The thermally stable polymer having a Tg greater than or equal to 130° C. can serve a very useful purpose in a coating composition, especially in a system designed for cookware where the coating can be exposed to very high temperatures. As an amorphous polymer is raised through its glass-transition temperature, it changes from a hard and brittle material to a soft and rubbery one. The Tg of PTFE is 127° C. while the Tg for the PTFE-PFA blend is slightly lower. When cookware bearing coatings of PTFE or the PTFE-PFA blend is exposed to higher temperatures, especially such as might develop with carbon steel or stainless steel cookware, there can be a significant softening of the coating which may lead to decreased durability performance. However, it has been discovered that the addition of a thermally stable polymer with a Tg higher than the PTFE or PTFE-PFA blend can help counter this excessive softening, creating a tougher, harder coating of improved durability.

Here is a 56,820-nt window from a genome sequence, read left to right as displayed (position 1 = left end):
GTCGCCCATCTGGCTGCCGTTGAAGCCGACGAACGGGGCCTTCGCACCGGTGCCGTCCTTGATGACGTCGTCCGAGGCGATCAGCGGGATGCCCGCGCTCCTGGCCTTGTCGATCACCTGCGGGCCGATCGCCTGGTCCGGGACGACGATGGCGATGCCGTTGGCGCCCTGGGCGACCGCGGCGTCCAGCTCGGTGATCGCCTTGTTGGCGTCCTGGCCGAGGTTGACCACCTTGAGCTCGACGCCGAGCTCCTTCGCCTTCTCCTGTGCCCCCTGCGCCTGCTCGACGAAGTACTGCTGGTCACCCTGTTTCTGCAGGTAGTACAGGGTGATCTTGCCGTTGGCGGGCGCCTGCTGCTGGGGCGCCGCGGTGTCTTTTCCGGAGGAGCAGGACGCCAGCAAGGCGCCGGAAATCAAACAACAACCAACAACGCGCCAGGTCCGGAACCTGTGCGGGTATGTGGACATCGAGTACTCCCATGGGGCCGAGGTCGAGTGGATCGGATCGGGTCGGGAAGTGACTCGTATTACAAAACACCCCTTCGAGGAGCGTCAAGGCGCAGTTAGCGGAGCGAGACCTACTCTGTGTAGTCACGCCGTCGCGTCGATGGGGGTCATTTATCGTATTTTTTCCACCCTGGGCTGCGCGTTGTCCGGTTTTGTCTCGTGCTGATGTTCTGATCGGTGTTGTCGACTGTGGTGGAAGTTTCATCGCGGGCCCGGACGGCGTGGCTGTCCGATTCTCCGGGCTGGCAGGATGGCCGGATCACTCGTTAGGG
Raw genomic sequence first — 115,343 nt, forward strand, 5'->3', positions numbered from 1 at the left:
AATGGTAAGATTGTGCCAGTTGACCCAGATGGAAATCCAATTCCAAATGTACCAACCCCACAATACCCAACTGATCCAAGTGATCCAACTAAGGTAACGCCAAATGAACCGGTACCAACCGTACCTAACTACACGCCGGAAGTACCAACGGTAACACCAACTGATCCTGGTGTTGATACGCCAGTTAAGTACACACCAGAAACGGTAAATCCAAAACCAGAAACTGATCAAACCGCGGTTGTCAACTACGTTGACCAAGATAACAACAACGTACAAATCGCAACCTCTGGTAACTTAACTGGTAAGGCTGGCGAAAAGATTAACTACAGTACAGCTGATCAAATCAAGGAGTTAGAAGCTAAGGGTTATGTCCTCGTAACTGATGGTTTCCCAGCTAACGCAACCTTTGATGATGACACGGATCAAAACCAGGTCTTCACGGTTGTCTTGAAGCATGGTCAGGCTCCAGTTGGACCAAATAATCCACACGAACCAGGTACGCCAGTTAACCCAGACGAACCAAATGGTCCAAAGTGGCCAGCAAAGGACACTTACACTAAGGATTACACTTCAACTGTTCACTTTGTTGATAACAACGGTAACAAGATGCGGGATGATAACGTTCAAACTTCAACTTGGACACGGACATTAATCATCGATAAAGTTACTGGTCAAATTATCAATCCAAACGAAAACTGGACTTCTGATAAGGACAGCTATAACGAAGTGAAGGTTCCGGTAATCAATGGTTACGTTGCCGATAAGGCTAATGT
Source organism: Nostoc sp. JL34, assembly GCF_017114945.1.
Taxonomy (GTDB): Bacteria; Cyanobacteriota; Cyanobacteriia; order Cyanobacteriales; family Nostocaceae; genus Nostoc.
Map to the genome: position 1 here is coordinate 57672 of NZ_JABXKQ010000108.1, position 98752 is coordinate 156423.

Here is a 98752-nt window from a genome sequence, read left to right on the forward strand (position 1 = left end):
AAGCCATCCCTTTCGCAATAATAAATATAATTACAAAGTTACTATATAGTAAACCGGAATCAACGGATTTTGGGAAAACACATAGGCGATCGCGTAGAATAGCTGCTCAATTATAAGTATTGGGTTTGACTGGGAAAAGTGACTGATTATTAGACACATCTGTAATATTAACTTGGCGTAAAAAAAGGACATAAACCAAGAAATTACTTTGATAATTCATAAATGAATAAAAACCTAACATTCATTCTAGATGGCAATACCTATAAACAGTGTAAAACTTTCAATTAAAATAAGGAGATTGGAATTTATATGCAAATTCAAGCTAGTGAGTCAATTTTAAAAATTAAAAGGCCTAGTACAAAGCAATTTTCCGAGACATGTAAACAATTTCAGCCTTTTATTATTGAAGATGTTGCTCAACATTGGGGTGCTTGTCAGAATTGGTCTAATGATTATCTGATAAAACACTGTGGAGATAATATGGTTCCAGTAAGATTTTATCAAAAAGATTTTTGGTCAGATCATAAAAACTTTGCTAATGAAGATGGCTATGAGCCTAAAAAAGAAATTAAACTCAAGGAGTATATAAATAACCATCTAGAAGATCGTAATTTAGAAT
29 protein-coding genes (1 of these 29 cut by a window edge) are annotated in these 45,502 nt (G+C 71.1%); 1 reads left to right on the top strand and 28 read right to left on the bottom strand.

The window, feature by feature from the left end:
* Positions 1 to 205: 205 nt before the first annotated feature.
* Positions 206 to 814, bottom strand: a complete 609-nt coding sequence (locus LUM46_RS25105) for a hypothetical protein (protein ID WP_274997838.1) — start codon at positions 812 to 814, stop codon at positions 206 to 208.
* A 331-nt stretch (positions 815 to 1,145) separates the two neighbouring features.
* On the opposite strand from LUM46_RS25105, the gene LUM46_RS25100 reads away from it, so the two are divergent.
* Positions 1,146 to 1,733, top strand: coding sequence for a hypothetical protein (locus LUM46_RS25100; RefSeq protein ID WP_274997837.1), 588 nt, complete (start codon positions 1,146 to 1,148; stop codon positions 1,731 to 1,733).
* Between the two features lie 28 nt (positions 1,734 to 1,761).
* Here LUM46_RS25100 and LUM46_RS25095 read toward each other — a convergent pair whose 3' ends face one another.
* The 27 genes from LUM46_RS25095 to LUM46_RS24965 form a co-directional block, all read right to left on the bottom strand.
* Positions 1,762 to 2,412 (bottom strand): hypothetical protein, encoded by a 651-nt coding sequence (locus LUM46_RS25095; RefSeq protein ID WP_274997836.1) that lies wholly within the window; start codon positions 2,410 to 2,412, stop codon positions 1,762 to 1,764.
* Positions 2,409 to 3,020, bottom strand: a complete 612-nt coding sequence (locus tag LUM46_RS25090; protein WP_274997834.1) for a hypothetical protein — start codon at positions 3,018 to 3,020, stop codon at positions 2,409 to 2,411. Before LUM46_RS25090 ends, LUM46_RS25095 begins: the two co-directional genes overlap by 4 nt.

Those polymers which are suitable for such a purpose include, for example:
(5) Polyhydroxy Benzoic Acids (e.g., Carborundum Ekonals),
(6) Polyphenylenes (e.g., Gulf ThermidŽ 600 series and Hercules H-resins),
(11) Poly Aryl Sulfones or Poly Phenylene Sulfides as modified by a cyclization process as described in an article by A. Somers and C. S. Marvel in Journal of Polymer Science: Polymer Chemistry Edition, Vol. 18, 1511-1521 (1980).
By weighing such factors as the end-use and substrate of the coated article, one skilled in the art will be able to choose which one or ones of the above polymers may be suitable for any given system. Additionally, any polymer to be used in a system where the coated article is cookware must necessarily satisfy the appropriate FDA standards.